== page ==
- President’s Post
- New Website Launching!
- Annual Award Winners
- Annual Award Winner Spotlight
- Annual Conference Evaluation
- NJSLC Registration
- Profession Staff Recruitment Tool
- April Blog
Dear JASPA Colleagues:
Our theme for this month’s newsletter is service, and I want to reflect on that concept in several ways in my brief post. I am writing to you on a rainy spring day in Washington, as I remember the snowy and windy days that many of us shared in Philadelphia just a few weeks ago. This is my first President’s Post, and I’m honored to begin this new role of service to JASPA.
On March 3rd, many of us gathered on the campus of St. Joseph’s University for our annual Spring Conference. The weather meant that some of our colleagues faced travel delays and cancellations, and we missed all the travelers who were stranded in airports or stuck at home. It was a wonderful day together, full of new insights and rich conversation (and mini-cheesesteaks at Club JASPA!)
Service was a hallmark of the Presidents’ Panel at our conference, where three wise institutional leaders shared their experiences, their advice, and their reflections on this complex and contested moment in our country. I am very grateful to Dr. Linda LeMura of LeMoyne College; Fr. John Fitzgibbons, SJ, of Regis University; and Dr. Susan Donovan of Bellarmine University for joining us.
Service and the work of justice were focal points for several of the interesting roundtable discussions that filled our afternoon together in Philadelphia, and the quality of the conversations – about social justice, inclusion, free expression, and other key issues – was very rich. I am grateful to all the JASPA members who led those discussions.
Service is a great way to describe the contributions of Lisa Brown Cornelius and members of the Annual Conference Committee, and Aristotle Mosier and members of the Awards Committee, for their masterful work in bringing the Annual Conference and Awards Banquet to life. You’ll see the list of award winners later in this newsletter. The service of our host colleagues from St. Joseph’s, led by Vice President Cary Anderson, was also exemplary. We felt at home throughout our day there.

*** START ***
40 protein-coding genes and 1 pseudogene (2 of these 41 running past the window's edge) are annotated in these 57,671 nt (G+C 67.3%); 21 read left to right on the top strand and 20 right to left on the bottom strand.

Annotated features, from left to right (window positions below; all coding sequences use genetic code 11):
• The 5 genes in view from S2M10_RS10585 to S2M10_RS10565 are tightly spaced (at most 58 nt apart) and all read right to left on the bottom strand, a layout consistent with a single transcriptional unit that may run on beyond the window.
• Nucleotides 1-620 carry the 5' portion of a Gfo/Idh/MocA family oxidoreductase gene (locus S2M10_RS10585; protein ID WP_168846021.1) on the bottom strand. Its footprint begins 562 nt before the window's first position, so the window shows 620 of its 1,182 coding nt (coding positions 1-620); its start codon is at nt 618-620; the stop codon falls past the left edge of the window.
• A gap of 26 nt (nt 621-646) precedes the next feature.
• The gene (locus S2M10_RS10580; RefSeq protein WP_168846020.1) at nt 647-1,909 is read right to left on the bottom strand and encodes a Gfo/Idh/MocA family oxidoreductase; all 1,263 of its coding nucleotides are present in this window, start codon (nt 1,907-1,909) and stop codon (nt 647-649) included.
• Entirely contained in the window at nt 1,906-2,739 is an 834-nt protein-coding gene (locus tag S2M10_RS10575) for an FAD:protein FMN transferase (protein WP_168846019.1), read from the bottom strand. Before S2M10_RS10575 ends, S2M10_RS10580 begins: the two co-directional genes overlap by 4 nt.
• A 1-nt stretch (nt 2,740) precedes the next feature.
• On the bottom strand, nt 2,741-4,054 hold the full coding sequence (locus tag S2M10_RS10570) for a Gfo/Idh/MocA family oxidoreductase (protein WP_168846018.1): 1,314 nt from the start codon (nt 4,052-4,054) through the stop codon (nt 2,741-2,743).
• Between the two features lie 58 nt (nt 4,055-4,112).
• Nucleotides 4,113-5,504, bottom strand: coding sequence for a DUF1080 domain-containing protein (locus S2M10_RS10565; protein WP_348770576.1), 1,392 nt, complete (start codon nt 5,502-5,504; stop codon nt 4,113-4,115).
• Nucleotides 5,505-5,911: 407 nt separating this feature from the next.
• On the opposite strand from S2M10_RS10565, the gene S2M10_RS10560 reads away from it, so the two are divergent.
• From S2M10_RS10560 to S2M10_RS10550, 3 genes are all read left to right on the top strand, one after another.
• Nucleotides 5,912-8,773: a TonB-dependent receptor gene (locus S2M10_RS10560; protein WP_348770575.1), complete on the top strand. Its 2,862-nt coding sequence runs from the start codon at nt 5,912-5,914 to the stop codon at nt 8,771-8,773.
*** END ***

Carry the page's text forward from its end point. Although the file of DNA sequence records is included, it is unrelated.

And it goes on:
On Sunday, the outgoing and incoming JASPA leaders spent several hours together in a Leadership Meeting. We reflected on the past year, made plans for moving JASPA forward, and discussed the various forms of service each leader is providing to our association. Several Executive Board members are making transitions that were recognized. Tom Pellegrino of Fairfield, Lucas Novotny of Creighton, and Jeff Gray of Fordham concluded their service, while Deb Cady Melzer of LeMoyne and Terri Mangione of Canisius wrapped up their current duties and moved to new roles. Some new JASPA leaders will be featured in upcoming newsletters. Finally, I want to recognize the outstanding leadership of Jeanne Rosenberger of Santa Clara University, who finished her term as President at our March meeting, and will continue her service as Past President for the next two years. Jeanne has been an insightful, ambitious, and caring leader for JASPA, and we are all in her debt!